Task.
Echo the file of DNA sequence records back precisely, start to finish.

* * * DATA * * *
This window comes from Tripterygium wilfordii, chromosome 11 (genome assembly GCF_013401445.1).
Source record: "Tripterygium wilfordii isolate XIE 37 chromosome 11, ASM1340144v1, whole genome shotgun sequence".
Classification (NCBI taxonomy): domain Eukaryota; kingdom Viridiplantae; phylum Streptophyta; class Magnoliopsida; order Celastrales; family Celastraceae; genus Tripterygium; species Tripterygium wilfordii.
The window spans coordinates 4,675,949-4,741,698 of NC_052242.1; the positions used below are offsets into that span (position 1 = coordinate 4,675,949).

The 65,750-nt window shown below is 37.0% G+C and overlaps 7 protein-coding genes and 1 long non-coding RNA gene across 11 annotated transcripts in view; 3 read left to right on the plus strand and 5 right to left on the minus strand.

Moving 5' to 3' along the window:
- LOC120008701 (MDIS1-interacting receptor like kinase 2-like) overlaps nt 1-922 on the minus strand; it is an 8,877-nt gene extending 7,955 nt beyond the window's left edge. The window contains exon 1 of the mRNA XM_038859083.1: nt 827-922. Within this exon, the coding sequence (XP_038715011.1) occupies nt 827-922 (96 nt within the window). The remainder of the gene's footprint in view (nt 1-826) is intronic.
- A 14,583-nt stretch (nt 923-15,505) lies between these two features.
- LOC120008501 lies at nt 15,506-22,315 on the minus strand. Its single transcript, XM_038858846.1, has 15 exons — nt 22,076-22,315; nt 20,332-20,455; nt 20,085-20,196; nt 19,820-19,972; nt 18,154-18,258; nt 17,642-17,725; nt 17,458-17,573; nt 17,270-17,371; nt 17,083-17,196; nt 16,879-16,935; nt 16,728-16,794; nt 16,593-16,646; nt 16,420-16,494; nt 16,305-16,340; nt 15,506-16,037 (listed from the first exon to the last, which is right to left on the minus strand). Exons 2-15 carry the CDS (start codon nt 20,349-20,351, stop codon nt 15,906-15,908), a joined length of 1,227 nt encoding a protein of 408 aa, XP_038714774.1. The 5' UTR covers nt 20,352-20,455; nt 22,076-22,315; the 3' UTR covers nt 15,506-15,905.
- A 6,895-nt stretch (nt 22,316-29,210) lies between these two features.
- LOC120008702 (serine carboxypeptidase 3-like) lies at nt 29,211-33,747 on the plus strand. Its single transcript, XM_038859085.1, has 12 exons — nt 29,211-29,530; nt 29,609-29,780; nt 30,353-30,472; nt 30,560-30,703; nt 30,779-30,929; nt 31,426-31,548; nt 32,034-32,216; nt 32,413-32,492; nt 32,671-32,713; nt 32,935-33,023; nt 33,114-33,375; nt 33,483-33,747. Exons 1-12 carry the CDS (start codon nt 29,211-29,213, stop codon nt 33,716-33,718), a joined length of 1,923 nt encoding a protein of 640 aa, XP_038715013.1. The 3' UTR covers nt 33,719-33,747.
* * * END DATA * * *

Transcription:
This window comes from Tripterygium wilfordii, chromosome 11 (genome assembly GCF_013401445.1).
Source record: "Tripterygium wilfordii isolate XIE 37 chromosome 11, ASM1340144v1, whole genome shotgun sequence".
Classification (NCBI taxonomy): domain Eukaryota; kingdom Viridiplantae; phylum Streptophyta; class Magnoliopsida; order Celastrales; family Celastraceae; genus Tripterygium; species Tripterygium wilfordii.
The window spans coordinates 4,675,949-4,741,698 of NC_052242.1; the positions used below are offsets into that span (position 1 = coordinate 4,675,949).

The 65,750-nt window shown below is 37.0% G+C and overlaps 7 protein-coding genes and 1 long non-coding RNA gene across 11 annotated transcripts in view; 3 read left to right on the plus strand and 5 right to left on the minus strand.

Moving 5' to 3' along the window:
- LOC120008701 (MDIS1-interacting receptor like kinase 2-like) overlaps nt 1-922 on the minus strand; it is an 8,877-nt gene extending 7,955 nt beyond the window's left edge. The window contains exon 1 of the mRNA XM_038859083.1: nt 827-922. Within this exon, the coding sequence (XP_038715011.1) occupies nt 827-922 (96 nt within the window). The remainder of the gene's footprint in view (nt 1-826) is intronic.
- A 14,583-nt stretch (nt 923-15,505) lies between these two features.
- LOC120008501 lies at nt 15,506-22,315 on the minus strand. Its single transcript, XM_038858846.1, has 15 exons — nt 22,076-22,315; nt 20,332-20,455; nt 20,085-20,196; nt 19,820-19,972; nt 18,154-18,258; nt 17,642-17,725; nt 17,458-17,573; nt 17,270-17,371; nt 17,083-17,196; nt 16,879-16,935; nt 16,728-16,794; nt 16,593-16,646; nt 16,420-16,494; nt 16,305-16,340; nt 15,506-16,037 (listed from the first exon to the last, which is right to left on the minus strand). Exons 2-15 carry the CDS (start codon nt 20,349-20,351, stop codon nt 15,906-15,908), a joined length of 1,227 nt encoding a protein of 408 aa, XP_038714774.1. The 5' UTR covers nt 20,352-20,455; nt 22,076-22,315; the 3' UTR covers nt 15,506-15,905.
- A 6,895-nt stretch (nt 22,316-29,210) lies between these two features.
- LOC120008702 (serine carboxypeptidase 3-like) lies at nt 29,211-33,747 on the plus strand. Its single transcript, XM_038859085.1, has 12 exons — nt 29,211-29,530; nt 29,609-29,780; nt 30,353-30,472; nt 30,560-30,703; nt 30,779-30,929; nt 31,426-31,548; nt 32,034-32,216; nt 32,413-32,492; nt 32,671-32,713; nt 32,935-33,023; nt 33,114-33,375; nt 33,483-33,747. Exons 1-12 carry the CDS (start codon nt 29,211-29,213, stop codon nt 33,716-33,718), a joined length of 1,923 nt encoding a protein of 640 aa, XP_038715013.1. The 3' UTR covers nt 33,719-33,747.